When I was 17, God called me to a secular college. As far as I knew, he hadn’t "called" me too often before then. I found—and still find—mapping out God’s will very complex. You pray, seek wise counsel, and sometimes just do things, trusting that God will reward those who sincerely seek him (Hebrews 11:6). Growing up as a Christian, as I had, can be like living in an echo chamber of God’s whispers. You can convince yourself he’s a spy passing you missives through every verse of the day or sermon shared on social media. Coincidence or calling? That’s the ultimate question.
But this was different. It was April of my junior year of high school. I sat on the amphitheater steps at my little youth group’s first-ever retreat, twiddling my pen while our speaker loaded his slides. Last month, I’d toured three Midwestern Christian colleges with my two best friends. I’d been thinking of branching out from my safe and tight-knit homeschooled circles, where the only non-Christian I regularly interacted with was my dad. It was time, maybe, to go to a secular school.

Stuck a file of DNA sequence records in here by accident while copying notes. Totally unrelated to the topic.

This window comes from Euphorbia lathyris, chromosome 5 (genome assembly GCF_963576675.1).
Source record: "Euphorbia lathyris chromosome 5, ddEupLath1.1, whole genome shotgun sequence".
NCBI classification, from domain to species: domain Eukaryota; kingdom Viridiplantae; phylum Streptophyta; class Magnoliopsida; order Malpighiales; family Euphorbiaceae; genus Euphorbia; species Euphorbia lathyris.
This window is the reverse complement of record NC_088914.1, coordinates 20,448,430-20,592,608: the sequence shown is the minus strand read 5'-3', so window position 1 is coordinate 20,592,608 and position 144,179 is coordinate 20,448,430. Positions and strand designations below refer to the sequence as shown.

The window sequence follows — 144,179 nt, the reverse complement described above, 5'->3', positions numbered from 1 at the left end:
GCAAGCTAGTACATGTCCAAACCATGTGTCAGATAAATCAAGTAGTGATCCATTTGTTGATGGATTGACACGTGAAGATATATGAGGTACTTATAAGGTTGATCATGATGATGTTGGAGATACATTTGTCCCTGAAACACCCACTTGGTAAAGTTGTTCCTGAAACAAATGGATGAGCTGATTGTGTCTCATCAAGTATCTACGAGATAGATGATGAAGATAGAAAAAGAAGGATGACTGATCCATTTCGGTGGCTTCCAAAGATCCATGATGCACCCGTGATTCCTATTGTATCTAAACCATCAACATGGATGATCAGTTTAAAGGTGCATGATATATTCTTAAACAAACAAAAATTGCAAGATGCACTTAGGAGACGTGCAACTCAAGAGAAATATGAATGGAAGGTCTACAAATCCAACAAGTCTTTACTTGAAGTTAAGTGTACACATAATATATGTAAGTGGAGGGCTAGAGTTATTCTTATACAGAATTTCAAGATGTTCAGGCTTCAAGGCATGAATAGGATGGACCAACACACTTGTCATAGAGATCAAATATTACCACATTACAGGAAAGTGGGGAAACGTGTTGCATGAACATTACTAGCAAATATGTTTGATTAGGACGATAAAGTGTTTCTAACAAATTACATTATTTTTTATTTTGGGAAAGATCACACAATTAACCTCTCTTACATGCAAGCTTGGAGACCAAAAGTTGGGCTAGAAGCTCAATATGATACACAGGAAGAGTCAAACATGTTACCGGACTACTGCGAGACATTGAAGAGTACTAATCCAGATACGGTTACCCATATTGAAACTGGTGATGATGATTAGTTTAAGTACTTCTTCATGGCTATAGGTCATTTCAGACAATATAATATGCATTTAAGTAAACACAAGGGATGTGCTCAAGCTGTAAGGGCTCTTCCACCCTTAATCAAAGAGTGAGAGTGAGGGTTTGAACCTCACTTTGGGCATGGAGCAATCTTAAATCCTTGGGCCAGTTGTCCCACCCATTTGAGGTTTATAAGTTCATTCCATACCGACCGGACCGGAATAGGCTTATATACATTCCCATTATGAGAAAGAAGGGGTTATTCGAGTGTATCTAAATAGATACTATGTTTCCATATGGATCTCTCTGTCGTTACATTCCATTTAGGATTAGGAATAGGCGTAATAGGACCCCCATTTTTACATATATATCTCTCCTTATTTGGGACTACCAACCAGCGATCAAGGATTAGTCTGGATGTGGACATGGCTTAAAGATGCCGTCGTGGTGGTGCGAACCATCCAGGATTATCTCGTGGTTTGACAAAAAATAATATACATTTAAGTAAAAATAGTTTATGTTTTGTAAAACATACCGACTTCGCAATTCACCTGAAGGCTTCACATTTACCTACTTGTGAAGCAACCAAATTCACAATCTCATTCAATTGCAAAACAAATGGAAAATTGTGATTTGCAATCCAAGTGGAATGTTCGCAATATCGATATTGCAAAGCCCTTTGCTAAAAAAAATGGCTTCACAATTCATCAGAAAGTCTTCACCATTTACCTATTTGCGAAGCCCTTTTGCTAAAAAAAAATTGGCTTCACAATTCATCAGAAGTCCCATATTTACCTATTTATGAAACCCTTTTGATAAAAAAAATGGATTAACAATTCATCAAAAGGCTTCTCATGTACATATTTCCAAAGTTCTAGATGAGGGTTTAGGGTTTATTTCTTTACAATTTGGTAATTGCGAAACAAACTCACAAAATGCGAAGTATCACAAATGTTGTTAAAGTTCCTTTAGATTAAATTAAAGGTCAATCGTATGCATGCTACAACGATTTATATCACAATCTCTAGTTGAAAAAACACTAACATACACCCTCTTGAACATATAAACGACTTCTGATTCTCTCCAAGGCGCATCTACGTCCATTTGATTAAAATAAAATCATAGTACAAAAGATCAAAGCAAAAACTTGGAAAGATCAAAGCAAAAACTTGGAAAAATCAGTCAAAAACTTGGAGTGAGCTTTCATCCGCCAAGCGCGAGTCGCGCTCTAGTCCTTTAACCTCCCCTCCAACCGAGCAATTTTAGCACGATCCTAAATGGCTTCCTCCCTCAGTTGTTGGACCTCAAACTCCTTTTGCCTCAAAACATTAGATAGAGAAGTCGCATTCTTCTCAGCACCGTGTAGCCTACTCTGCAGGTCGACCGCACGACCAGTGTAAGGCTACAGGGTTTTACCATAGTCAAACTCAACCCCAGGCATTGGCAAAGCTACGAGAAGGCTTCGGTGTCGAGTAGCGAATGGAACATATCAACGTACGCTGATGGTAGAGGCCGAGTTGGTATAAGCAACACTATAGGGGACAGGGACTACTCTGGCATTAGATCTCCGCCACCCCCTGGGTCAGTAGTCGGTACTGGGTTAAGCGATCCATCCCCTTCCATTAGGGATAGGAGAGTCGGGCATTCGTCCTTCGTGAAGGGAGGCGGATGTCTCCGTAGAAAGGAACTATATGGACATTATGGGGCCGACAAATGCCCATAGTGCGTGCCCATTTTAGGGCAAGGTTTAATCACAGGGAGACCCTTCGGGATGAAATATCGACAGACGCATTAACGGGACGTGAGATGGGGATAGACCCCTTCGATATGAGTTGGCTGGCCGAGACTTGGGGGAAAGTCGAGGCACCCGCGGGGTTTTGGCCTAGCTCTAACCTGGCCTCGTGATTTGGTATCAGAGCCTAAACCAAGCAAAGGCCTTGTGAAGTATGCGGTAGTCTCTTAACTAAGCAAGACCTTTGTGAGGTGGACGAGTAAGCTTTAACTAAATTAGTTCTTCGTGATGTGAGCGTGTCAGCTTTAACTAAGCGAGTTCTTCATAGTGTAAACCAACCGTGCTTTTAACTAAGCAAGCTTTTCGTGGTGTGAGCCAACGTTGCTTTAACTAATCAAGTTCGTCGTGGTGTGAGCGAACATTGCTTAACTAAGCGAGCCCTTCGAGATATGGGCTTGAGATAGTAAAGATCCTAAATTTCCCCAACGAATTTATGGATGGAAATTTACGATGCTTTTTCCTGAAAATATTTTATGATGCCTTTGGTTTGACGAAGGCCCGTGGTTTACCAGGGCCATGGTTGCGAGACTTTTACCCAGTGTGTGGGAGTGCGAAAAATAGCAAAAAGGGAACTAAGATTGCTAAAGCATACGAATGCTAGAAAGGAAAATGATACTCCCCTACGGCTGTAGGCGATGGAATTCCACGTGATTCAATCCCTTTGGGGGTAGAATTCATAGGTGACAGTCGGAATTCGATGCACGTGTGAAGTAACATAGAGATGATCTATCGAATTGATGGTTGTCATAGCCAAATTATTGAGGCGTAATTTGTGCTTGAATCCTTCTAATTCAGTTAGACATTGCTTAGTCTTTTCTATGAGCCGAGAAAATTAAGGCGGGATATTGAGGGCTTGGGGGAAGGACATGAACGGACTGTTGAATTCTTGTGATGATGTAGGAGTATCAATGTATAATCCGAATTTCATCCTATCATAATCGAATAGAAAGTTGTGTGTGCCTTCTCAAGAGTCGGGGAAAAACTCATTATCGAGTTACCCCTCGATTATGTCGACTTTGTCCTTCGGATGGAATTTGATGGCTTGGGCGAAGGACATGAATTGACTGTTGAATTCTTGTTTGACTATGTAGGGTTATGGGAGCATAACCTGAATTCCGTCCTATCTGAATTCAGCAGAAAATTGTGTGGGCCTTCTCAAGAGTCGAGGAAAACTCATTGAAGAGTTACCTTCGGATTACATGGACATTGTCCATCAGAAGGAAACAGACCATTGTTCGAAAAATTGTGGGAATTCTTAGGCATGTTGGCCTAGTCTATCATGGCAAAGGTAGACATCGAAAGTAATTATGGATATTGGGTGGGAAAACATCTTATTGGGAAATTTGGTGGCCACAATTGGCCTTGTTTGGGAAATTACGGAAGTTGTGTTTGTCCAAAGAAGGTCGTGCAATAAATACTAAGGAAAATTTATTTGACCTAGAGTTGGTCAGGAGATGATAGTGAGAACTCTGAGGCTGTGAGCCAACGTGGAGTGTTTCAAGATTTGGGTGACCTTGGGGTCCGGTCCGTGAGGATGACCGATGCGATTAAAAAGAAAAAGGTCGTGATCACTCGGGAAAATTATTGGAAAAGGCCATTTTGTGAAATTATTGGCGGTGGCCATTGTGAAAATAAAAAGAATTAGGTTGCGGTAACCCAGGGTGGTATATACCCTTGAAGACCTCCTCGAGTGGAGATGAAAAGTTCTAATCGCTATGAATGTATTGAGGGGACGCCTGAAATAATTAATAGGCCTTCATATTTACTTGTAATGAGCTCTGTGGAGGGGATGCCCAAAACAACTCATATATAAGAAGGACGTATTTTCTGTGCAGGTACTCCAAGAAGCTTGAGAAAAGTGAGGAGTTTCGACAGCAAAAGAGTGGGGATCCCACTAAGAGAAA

But those Christian colleges. They were warm and familiar. I liked visiting them.
The speaker’s slides flashed onscreen. He was preaching on Matthew 14, the story of Jesus calling Peter to walk on water. It was familiar to a Sunday school veteran like me—how the trembling disciples thought he was a ghost, how Peter called out, “Lord, if it’s really you, tell me to come to you, walking on the water” (verse 28).1